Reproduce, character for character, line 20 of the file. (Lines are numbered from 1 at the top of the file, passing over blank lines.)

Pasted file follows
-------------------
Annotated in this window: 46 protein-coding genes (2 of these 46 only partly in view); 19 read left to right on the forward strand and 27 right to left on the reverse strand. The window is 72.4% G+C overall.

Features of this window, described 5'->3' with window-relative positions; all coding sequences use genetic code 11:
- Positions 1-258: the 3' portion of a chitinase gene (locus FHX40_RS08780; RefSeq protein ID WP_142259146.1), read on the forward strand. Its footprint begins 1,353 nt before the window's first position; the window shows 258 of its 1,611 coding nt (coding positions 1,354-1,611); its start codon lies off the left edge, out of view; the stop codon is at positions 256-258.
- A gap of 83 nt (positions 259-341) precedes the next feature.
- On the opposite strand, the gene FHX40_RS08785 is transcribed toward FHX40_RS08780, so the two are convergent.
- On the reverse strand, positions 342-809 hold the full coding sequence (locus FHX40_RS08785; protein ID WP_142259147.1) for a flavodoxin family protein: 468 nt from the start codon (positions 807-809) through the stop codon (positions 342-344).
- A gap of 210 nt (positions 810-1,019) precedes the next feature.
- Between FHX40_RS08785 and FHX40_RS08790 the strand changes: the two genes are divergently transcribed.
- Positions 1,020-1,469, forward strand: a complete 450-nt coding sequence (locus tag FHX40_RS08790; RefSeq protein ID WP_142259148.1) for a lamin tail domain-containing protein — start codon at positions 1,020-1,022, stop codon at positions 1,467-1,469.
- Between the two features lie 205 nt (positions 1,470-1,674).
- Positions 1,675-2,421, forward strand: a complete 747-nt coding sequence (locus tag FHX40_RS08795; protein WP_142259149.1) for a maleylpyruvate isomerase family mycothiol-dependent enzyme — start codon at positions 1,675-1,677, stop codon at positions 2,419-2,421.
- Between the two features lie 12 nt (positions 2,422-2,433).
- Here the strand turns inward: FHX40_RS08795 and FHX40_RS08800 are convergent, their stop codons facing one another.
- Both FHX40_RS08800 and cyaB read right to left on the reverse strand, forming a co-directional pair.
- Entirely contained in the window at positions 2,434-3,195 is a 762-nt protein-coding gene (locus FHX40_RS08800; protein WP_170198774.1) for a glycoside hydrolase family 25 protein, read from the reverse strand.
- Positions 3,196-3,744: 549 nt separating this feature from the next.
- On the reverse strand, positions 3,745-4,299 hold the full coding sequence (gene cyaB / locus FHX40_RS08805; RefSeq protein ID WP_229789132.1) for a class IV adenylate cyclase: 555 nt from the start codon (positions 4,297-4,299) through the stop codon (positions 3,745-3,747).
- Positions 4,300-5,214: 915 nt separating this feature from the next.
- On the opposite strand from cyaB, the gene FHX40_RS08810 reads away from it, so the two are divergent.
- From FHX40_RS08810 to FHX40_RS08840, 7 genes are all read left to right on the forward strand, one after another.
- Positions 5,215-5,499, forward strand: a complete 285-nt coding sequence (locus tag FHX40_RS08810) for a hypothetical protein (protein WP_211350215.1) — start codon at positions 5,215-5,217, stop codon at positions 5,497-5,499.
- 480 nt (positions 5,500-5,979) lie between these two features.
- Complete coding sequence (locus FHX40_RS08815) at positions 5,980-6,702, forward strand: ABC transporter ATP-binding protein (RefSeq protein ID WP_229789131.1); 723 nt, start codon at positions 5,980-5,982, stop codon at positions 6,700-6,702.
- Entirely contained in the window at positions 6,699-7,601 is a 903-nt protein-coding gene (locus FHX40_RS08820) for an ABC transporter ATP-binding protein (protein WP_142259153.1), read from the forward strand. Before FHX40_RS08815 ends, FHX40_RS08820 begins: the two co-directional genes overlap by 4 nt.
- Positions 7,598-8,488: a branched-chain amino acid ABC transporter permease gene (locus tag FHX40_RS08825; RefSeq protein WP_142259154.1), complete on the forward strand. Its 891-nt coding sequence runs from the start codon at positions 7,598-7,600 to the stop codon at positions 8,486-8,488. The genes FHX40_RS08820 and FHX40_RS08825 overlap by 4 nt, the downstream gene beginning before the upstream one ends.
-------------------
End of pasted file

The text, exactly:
- From FHX40_RS08810 to FHX40_RS08840, 7 genes are all read left to right on the forward strand, one after another.